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Killer T Cells Support Tissue Regeneration  

Researchers at the Leibniz Institute for Immunotherapy (LIT) have demonstrated that killer T cells of the immune system not only eliminate pathologically altered cells, but also promote the subsequent tissue wound healing process.

Article Details

  • Date Published

    January 16, 2024

One of the main functions of the immune system is to defend the body against infections or cancer. This task is efficiently carried out by immune cells known as killer T cells. These cells possess the ability to destroy body cells that are, for example, infected by viruses or transformed into tumor cells. However, what happens after the destruction of infected body cells? How is tissue damage, resulting from the destruction of target cells, repaired, and organ function restored? These questions were examined in detail by the Immunology Division of the LIT.

“In wound healing experiments with human virus-specific killer T cells we observed that after the destruction of infected cells, neighboring cells began to divide and fill the gap,” describes Michael Delacher, one of the main authors of the study. In the experiments, a wound was created in a seeded cell layer. Culture supernatants from activated killer T cells caused this wound to close quickly. “This indicates that soluble factors produced by killer T cells during the destruction of infected cells support the healing of the remaining tissue cells,” explains main author Lisa Schmidleithner.

Which factors mediate this surprising healing property? The authors found that growth factors such as amphiregulin are involved in the wound healing effect. Human killer T cells can produce these growth factors and stimulate other cells in the tissue to produce them as well. In addition to these growth factors, “classic” immune messengers such as tumor necrosis factor and interferon-gamma can enhance the impact of amphiregulin and support the wound healing effect.

To better understand the impact of the regenerative effects of killer T cells, human mini-organs, called organoids, were co-cultured with killer T cells. “We observed that the number and size of these organoids significantly increased when activated killer T cells or their released growth factors were present,” reports main author Philipp Stüve. This suggests that killer T cell-mediated wound healing processes can influence complex regeneration processes.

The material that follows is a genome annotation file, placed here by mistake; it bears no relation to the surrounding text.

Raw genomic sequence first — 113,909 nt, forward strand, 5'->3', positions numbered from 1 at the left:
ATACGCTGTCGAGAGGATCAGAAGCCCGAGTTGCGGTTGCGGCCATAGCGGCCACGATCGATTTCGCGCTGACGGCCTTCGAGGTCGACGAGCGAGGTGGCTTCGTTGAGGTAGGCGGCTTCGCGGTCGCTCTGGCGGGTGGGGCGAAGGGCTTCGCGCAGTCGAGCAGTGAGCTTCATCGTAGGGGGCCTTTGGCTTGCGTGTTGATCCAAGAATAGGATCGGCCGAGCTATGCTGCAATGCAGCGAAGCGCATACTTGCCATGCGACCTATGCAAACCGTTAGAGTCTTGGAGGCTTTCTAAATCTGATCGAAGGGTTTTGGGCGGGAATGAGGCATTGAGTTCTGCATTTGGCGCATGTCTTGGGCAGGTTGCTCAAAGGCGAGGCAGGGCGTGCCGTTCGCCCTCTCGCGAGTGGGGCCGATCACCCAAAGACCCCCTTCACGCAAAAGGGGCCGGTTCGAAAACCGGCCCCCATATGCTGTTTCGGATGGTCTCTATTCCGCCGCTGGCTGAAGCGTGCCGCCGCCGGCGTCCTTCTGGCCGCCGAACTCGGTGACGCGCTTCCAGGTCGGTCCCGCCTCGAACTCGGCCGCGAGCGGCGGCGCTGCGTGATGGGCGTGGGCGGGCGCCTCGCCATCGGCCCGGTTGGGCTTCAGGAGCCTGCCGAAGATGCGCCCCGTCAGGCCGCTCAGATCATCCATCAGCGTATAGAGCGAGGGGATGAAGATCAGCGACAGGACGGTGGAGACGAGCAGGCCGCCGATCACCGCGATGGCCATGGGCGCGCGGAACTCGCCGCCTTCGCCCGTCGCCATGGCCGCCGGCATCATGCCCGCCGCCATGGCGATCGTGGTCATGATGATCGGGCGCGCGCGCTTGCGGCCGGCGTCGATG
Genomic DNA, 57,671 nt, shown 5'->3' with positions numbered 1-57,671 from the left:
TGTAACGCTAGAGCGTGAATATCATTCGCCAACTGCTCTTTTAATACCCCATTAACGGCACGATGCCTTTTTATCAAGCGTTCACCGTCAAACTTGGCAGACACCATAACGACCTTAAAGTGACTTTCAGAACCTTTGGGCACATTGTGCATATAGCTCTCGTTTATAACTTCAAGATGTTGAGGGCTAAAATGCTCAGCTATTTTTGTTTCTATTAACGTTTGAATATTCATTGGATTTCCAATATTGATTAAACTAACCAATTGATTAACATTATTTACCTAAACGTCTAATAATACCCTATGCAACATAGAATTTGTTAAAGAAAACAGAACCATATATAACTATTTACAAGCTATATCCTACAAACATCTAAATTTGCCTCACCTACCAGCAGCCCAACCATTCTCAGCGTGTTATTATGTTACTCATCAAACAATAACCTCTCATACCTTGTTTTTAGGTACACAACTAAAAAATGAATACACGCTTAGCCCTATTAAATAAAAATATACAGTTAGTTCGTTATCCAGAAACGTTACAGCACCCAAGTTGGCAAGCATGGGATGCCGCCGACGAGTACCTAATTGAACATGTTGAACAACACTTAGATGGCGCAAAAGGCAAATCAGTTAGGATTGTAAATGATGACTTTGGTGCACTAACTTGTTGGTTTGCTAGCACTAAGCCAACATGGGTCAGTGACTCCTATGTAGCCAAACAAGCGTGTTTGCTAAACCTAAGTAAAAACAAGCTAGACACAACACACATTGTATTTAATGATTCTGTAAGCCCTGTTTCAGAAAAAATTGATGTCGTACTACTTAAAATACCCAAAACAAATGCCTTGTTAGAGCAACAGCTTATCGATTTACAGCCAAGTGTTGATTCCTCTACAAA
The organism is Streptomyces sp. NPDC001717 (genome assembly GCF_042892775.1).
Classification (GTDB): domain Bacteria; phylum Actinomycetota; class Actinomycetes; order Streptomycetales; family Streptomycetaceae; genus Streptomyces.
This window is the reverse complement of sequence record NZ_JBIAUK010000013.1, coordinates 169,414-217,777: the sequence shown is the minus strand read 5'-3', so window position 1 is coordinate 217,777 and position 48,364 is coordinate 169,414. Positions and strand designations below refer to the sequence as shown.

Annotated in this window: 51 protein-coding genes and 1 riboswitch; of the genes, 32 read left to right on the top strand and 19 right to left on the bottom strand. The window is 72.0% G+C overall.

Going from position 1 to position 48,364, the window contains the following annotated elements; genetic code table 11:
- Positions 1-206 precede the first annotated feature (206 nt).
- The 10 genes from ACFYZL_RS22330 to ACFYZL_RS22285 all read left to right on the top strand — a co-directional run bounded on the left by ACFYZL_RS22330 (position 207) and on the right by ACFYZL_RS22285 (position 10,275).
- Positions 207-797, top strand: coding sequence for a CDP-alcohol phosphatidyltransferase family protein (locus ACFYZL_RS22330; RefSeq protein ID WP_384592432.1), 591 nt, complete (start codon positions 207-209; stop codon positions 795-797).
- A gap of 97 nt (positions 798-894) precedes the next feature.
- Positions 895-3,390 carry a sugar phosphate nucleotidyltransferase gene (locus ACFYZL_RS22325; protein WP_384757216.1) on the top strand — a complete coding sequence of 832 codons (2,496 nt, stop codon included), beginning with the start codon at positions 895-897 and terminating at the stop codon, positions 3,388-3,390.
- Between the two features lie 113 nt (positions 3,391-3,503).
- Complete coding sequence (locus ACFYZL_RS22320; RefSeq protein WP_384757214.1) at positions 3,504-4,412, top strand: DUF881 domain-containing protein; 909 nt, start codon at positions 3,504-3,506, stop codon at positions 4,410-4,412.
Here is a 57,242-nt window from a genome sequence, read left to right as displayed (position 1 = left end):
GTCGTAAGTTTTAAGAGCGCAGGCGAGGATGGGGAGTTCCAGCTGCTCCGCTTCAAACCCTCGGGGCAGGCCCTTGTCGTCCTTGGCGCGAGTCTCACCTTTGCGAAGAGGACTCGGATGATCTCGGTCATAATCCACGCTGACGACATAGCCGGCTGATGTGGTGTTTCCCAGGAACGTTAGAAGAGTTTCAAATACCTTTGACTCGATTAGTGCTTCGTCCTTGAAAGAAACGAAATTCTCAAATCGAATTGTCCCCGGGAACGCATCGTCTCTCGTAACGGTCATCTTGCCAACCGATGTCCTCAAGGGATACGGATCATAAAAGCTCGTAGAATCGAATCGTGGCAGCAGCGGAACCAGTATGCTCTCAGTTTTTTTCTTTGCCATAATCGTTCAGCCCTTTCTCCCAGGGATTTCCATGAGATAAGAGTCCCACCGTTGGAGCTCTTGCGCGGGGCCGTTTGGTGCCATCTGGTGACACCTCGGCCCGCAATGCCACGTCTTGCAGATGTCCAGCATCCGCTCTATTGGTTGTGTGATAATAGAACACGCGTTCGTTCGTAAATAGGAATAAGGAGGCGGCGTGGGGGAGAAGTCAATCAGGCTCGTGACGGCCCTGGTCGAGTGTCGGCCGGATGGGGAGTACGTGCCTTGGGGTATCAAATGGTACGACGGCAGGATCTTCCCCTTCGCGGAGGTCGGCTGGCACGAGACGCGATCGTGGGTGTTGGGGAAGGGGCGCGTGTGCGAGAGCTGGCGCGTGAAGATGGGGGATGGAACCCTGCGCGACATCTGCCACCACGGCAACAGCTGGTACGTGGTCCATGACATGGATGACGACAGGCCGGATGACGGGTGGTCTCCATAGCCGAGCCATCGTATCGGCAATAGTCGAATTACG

Released factors from activated killer T cells promote the growth of human mini-organs (organoids).

In addition to these positive effects on tissue regeneration and wound healing, the same killer T cell-derived growth factors could potentially promote diseases such as cancer. “Indeed, in further experiments, we observed that factors produced by activated killer T cells also enhanced the growth of tumor cells,” reports Malte Simon, one of the main authors of the study.



What do these results mean for further research?


“Our data suggest that killer T cells not only destroy pathologically altered cells but also initiate the subsequent tissue regeneration,” explains Markus Feuerer, the lead author of the study. This mechanism could be useful in the context of viral infections to promote wound closure after the destruction of infected cells and thus restore functionality of the tissue. However, in the context of tumor diseases, this could promote the growth of undestroyed tumor cells. Further research at the LIT must now clarify how to separate the destruction capacity from the wound-healing function of killer T cells. One possible approach is through so-called CAR T cell therapies, where killer T cells are genetically optimized to better destroy tumors. In the cell engineering process, it might be possible to delete the wound-healing capabilities of killer T cells.

The Leibniz Institute for Immunotherapy (LIT) is an institute within the Leibniz Association located in Regensburg, Germany. Our mission is to develop innovative therapies for the treatment of cancer, autoimmunity, and chronic inflammation. By reprogramming immune cells through synthetic and pharmacological strategies, we build cells that save lives.

For further information please visit the complete article in the ‘Journal of Experimental Medicine’:

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